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We Must Stop the Executive Branch from Suppressing Science



For much of my time in public service, there were some things government officials did just because they were the right things to do—which included respecting the research done by government scientists. That respect has faded over recent presidencies; “Sharpie-gate” may have been its death knell. Our ability to keep the public safe and move the country forward economically rests, in large part, on federal research. But that work is being endangered by manipulation for political ends, and the ramifications are vast and should concern all Americans. Congress can protect scientific integrity with legislation, and it must do so.

To help rebuild ethics, integrity and trust in government, I joined a nonpartisan task force of former government officials concerned about the executive branch’s growing disregard for norms and unwritten rules that had formerly kept its power in check. Recently our National Task Force on Rule of Law & Democracy—a project of the Brennan Center for Justice—published a report proposing legislation that would effectively respond to the threat. We identified at least 60 instances over the terms of the past three presidential administrations in which officials took actions that threatened scientific integrity—among them an episode during the Obama presidency when the National Institutes of Health allowed alcohol-industry representatives to give input on a study investigating the benefits of moderate drinking.

The distortion or downplaying of climate science is perhaps the most egregious category of examples. In 2017, for instance, the ranking policy expert on climate change in the Department of the Interior was reassigned to an accounting job days after he addressed the United Nations about the dangers that climate-induced global disruption poses to Alaska’s Native communities. And this year the U.S. Department of Agriculture failed to publicize a groundbreaking study showing that rice loses vitamins when it is grown in an atmosphere with high levels of carbon dioxide—a potentially serious health concern for the 600 million people worldwide whose diets consist mostly of that staple.

Downplaying climate science also affects the military, which depends on reliable data to keep our defenses at the ready. Altered weather patterns and increased storm severity have caused major damage to our military bases and installations, in some cases devastating them and leading to lost training and diminished combat readiness. This is a real and present threat to our national security that will most likely get worse.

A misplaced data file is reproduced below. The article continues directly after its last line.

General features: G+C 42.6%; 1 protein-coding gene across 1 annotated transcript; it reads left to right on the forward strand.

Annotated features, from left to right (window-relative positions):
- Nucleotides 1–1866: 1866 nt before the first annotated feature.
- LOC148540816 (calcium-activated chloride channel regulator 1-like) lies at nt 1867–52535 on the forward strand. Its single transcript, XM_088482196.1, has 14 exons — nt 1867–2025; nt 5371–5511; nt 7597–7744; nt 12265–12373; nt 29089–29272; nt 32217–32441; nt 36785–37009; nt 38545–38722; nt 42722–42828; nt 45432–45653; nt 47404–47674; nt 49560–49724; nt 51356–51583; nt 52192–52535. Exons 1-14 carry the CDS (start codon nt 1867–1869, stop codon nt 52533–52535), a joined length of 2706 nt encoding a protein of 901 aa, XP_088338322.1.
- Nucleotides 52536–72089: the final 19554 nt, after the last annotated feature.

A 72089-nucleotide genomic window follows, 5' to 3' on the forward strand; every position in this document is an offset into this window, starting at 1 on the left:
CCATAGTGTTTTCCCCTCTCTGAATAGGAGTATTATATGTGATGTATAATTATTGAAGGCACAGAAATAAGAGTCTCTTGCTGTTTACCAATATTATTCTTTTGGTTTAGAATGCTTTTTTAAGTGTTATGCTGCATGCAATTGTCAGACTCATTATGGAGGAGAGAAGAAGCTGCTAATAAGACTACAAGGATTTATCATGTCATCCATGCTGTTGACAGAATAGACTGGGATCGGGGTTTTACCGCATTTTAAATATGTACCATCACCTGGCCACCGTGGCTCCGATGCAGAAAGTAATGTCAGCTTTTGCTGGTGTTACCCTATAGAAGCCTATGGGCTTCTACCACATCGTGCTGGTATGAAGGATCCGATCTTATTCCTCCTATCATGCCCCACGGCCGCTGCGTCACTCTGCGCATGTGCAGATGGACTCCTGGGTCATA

Congress should respond to these abuses. Our task force urges representatives to prohibit politically motivated manipulation and suppression of research by the executive branch, as well as discrimination and retaliation against government researchers when their scientific conclusions are politically inconvenient. Further, we propose requiring federal agencies to create and implement scientific integrity policies, which would codify an executive branch policy created during the Obama presidency. These policies would establish standards and procedures to uphold the principle that the scientific process at federal agencies should be free from politics, ideology and financial conflicts of interest.

We also recommend that Congress require agencies to articulate clear standards for how political officials may interact with career researchers during the preparation of scientific reports and the technical stages of regulatory development. Congress should require agencies to log these contacts and to make the records available to the legislature and independent agency watchdogs to ensure accountability. It should pass legislation to ensure the proper functioning of science advisory committees, guaranteeing that such panels are created in good faith and consider the weight of scientific evidence. It should also demand that the public have timely access to taxpayer-funded research, so political officials cannot hide the facts they find inconvenient.

With these and other reforms we lay out, Congress has a road map for bipartisan action. In fact, it has begun to act: in October the House Science, Space, and Technology Committee approved the Scientific Integrity Act, already under consideration before our report came out, on a bipartisan basis. It would mandate some of the reforms we call for. We hope the House and Senate will vote it into law. Just about everything we do depends in some way on research and data coming out of the federal government. A failure to protect this information puts us all at risk.



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